What took the Feds so long to figure it all out?

Simple. What we call the 1977 Foreign Corrupt Practices Act, most other nations call the cost of doing business.

OK, we're sorry. That may be a tad too simplistic. We are quite sure those countries would prefer that the spoils of business be merit-based, not a result of checkbook capitalism. And America certainly has its own patronage problems, also known as Congressional lobbying. Nevertheless, if you remember how Mexican officials shrugged off this year's Wal-Mart bribery scandal even as the New York Times had a conniption over it, then you understand our skepticism.

As for this case, Reuters reports that eight of the world's 10 biggest drugmakers are getting ready to book charges related to the government's crusade so it's hard even for us to get too sanctimonious about the whole darned thing. And by now you know that nobody does holier-than-thou better than us!

Last year, Johnson & Johnson ( JNJ) led the way, ponying up $70 million to settle charges that it paid kickbacks to win business in Greece, Iraq, Poland and Romania. Now Pfizer is getting busted for making improper payments to officials in Russia, Bulgaria, Croatia, Kazakhstan, Serbia, the Czech Republic, China and Italy.

You know what? Forget the line-item idea. With all those countries involved, let's just make bribery an Olympic event and be done with it.

2. Duke's Lack of Progress

Finally, some light is being shed on the CEO shuffle at Duke Energy ( DUK) and, boy, is it showing the dark side of former Progress Energy CEO Bill Johnson (pictured, above).

When we last left our friends at Duke in early July, CEO Jim Rogers was telling the North Carolina Utilities Commission (NCUC) that he was shocked when the board informed him that they were dumping Johnson from the top job following the merger between Duke and Progress, and installing him instead. Rogers informed the regulator at the time that the reason for the last-second change was his board's dislike for Johnson's "autocratic" style.

Less than thrilled by the CEO bait-and-switch, the NCUC, which approves electricity rate-increase requests, opened an investigation as to whether it was misled after approving the utility merger June 29. Meanwhile, Johnson was paid $45 million in severance to silently slink off -- and, so far, has kept his part of the bargain.

Well, the investigation is under way and while it probably won't derail the merger, it sure explains why a pair of high-ranking women made tracks after Johnson was initially appointed CEO.

"Each shared their concerns and disheartening conversations with their new bosses from Progress with me many months before receiving their offers. I am disappointed. I have worked diligently to create a pipeline of strong women leaders," Rogers wrote to a Duke board member this May, adding that both female executives "sensed they could not succeed in the new company."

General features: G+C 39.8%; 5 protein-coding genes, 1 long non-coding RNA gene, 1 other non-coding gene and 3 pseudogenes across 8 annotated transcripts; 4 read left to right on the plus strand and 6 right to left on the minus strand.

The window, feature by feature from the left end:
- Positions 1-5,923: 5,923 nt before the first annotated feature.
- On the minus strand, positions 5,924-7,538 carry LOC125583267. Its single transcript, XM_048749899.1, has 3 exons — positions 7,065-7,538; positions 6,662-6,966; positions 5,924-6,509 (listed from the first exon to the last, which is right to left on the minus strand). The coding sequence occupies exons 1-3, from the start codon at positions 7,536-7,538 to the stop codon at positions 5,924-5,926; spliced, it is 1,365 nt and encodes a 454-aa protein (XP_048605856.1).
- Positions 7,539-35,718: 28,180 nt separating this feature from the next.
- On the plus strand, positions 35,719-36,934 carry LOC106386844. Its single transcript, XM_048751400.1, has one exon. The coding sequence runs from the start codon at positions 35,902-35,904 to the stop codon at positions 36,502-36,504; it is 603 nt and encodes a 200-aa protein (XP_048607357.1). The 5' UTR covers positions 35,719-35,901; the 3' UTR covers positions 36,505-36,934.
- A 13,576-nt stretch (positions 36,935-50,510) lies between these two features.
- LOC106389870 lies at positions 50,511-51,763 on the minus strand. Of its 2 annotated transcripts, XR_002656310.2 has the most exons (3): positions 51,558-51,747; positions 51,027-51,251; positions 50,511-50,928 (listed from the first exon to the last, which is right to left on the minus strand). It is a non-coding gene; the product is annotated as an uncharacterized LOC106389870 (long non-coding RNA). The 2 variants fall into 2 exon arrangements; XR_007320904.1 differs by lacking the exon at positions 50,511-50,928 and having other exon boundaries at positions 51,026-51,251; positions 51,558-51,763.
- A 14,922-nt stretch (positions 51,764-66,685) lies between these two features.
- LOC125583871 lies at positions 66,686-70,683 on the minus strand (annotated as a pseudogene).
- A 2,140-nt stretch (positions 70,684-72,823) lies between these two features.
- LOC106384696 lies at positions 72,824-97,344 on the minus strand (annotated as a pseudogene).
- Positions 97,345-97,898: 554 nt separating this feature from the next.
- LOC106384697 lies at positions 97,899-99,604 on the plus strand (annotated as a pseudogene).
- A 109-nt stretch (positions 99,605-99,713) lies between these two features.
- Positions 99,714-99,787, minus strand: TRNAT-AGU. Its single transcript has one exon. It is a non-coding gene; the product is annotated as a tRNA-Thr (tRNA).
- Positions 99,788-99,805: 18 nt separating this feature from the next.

How revealing! More importantly, how ironic!

The former CEO of Progress Energy wasn't simply dumped because he was "autocratic," but because he showed an incomprehensible lack of progress.

1. HP Charges Ahead

Hewlett-Packard ( HPQ) is once again leading the charge in Silicon Valley.

Charge- offs, that is.

The once-proud printer company announced Wednesday its plan to take a colossal $8 billion charge against its earnings when it reports third-quarter results Aug. 22, leading to a record loss of nearly $9 billion. The charge is due to a writedown of the value of its service business, definitively proving that the company overpaid when it picked up Electronic Data Systems in 2008 for $14 billion. HP has only posted one quarterly loss in the past 15 years for those keeping score.

And for those more comfortable speaking in acronyms: EDS is no IBM ( IBM) so Q3 at HP is DOA.

Sorry about that. Sometimes all this dumbness just gets us giddy.

Anyway, Hewlett-Packard picked up EDS in order to transform itself from a printer maker into an information-technology company, just like IBM did so successfully. Too bad it couldn't make the change, as the division has seen flat revenue and declining profits for the past two years.

Nor could it make the change to a PC or mobile-device company. Last quarter HP announced it was writing off $1.2 billion from the value of the Compaq brand name. HP purchased Compaq in 2002 for $25 billion. And, as for that $1.2 billion Palm purchase in 2010, well, we haven't gone through all the footnotes yet, but it's safe to say HP's accountants probably palmed that one off somewhere along the line. And if they haven't, then stay tuned.

Yep, it sure is sad when goodwill goes bad. And it's even sadder when an American corporate icon like HP undergoes a massively expensive -- and very public -- identity crisis. Shares of the company have lost a quarter of their value this year and almost 15% since Meg Whitman took the CEO reins from Leo Apotheker last September.

Which brings us to the British company Autonomy, which Apotheker acquired for $10.6 billion in cash with the goal of turning HP into a software giant. In May, Whitman told analysts on HP's quarterly earnings call that she was still optimistic about Autonomy's future despite its "significant decline" in annual revenue.

Hopefully we will hear better things about Autonomy from Whitman when HP reports later this month. But even if they can't turn things around, it's no biggie. If they can't make a change, they can always take a charge.

Until, of course, they can't.
Disclosure: TheStreet's editorial policy prohibits staff editors and reporters from holding positions in any individual stocks.